Tuesday, December 13, 2016

Lower Gallinas Campground, Dry Gallinas Canyon- Gila National Forest



We went on Sunday to look at the snow at Iron Creek Campground in the Black Range, something we've been doing for years.  The warm weather had melted most of it,but there was still a little  left on the north side of the canyon. We had a picnic and did a slippery little walk on the road there.  We drove the couple miles down NM152 and parked across from the closed Lower Gallinas Campground at the mouth of Dry Gallinas Canyon. The road in that canyon continued for a short ways, transforming into a vague trail through a rather generic,but still lovely swath of untouched( by fire) forest of junipers, pines and both deciduous and live oaks, which is nice to find these days since the 2013 Silver Fire.  We found a more obvious trail on the west side of the canyon created by cattle, horses and wildlife. The dry gray boulders attested to the canyon's name,but I was still hoping for trickle as we hadn't brought a bit  of water for ourselves or our dogs.Happily, as I later discovered looking at Google Earth, we turned around after less than a mile out, right before the canyon was about to change into a particularly severe bit of scorched earth.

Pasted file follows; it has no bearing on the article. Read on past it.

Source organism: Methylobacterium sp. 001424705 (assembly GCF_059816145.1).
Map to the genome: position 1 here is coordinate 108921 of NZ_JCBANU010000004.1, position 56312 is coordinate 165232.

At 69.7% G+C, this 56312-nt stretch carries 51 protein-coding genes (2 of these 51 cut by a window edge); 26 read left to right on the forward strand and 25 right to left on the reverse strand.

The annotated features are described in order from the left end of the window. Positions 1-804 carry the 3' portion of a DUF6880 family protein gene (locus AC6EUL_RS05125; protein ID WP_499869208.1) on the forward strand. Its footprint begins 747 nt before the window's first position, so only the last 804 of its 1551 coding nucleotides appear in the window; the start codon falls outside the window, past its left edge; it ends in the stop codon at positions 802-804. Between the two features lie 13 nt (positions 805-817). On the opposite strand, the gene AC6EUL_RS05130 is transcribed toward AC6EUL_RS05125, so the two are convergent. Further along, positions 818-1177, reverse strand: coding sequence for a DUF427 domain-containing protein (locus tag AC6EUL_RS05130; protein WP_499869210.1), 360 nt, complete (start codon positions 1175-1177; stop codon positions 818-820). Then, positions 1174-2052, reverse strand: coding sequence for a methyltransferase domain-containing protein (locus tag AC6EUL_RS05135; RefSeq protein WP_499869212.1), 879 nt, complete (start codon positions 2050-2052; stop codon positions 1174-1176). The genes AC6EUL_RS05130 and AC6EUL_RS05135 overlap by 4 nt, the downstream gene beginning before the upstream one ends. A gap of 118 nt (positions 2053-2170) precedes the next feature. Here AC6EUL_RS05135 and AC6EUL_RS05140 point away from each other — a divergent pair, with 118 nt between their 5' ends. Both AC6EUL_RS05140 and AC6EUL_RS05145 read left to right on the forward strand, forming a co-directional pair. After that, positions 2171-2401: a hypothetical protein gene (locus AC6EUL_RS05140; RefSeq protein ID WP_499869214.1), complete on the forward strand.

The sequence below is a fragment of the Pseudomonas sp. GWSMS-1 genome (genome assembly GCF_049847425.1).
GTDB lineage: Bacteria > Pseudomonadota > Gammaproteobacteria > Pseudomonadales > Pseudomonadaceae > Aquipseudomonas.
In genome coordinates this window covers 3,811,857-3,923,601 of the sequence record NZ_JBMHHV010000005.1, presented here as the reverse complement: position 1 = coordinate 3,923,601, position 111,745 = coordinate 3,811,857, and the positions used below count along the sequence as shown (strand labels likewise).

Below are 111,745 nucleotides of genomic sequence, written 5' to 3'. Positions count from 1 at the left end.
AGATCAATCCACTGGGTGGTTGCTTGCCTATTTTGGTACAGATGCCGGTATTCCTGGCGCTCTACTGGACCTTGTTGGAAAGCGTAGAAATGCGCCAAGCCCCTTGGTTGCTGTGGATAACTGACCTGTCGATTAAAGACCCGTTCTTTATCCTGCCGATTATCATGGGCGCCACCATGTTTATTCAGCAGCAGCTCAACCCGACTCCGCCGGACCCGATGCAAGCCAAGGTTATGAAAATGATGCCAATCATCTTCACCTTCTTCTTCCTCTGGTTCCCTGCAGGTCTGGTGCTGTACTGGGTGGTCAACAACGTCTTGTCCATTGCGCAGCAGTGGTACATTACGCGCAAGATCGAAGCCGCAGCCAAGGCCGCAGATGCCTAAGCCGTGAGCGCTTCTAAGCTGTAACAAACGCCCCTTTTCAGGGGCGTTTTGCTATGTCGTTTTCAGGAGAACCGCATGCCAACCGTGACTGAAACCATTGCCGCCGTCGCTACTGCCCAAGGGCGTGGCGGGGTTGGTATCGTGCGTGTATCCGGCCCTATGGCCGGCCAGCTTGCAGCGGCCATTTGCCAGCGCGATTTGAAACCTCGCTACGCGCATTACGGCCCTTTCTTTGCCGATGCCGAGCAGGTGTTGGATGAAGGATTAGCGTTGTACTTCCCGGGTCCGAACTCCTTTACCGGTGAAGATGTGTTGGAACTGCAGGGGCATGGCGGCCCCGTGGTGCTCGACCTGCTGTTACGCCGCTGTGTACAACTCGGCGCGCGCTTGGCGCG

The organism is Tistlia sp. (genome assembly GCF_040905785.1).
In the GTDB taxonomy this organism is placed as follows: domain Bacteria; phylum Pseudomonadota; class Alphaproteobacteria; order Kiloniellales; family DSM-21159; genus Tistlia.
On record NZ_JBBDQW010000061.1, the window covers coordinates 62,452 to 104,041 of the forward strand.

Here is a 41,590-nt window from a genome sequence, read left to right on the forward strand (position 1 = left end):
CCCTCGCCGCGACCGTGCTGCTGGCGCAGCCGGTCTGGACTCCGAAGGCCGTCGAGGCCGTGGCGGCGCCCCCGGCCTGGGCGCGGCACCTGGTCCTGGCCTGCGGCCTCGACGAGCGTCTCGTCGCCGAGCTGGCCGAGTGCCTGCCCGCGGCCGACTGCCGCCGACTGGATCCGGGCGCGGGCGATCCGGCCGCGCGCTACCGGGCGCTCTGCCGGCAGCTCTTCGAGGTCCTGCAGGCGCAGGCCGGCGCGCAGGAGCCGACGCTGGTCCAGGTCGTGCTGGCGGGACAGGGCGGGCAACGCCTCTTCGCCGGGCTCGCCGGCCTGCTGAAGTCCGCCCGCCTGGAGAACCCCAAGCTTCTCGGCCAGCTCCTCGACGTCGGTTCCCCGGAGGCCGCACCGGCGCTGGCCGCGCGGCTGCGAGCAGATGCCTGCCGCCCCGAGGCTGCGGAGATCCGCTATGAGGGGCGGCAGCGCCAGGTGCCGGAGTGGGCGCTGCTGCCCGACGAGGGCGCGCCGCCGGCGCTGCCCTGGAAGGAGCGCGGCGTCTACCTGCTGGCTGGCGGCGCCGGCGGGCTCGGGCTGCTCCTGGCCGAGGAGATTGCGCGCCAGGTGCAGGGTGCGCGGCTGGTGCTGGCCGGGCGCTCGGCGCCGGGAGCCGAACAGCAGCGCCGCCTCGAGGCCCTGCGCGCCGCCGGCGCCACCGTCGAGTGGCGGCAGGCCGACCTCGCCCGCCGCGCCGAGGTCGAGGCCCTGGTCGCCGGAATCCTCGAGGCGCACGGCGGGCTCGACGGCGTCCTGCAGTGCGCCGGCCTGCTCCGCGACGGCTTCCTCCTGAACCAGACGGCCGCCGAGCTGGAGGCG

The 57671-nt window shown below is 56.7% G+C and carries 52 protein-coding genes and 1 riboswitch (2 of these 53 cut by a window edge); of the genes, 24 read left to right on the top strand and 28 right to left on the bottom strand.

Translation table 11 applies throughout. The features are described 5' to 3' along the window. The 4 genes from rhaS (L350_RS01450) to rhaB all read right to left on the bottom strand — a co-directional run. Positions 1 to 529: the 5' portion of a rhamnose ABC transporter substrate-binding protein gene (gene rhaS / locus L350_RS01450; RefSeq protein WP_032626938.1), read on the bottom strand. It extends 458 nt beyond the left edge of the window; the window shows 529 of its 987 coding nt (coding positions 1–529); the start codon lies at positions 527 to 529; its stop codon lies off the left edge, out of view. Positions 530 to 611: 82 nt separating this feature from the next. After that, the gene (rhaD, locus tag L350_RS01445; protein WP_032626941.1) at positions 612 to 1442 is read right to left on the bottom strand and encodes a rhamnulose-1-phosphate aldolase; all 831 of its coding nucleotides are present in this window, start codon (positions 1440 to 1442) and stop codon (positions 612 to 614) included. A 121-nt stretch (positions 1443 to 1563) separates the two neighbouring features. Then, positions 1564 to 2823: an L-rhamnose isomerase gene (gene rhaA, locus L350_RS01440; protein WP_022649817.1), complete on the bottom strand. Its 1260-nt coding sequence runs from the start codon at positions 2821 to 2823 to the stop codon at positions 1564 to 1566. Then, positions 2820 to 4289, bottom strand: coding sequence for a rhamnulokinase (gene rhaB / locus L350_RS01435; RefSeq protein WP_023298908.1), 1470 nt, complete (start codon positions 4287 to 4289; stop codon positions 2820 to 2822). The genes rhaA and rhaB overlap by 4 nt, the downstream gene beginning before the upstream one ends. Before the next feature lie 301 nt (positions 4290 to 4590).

We turned around walked back and then across the highway to the closed Lower Gallinas Campground to let the dogs drink from the creek. It was wonderfully( and unseasonably) warm December afternoon so we strolled along the creek to the end of the road. The golden grass was high among the huge junipers and we wondered if this pretty spot which has been closed since the fire would ever be open to camping again. It seems that there could be a liability issue that the Forest Service would just as soon avoid due to the area's increased susceptibility to flash flooding.
The whole Gallinas, Iron Creek corridor is still beautiful,but could really be the best of the Gila camping areas with a few improvements and probably should  be changed into a fee area with a campground host to prevent further degradation and to keep it family friendly.

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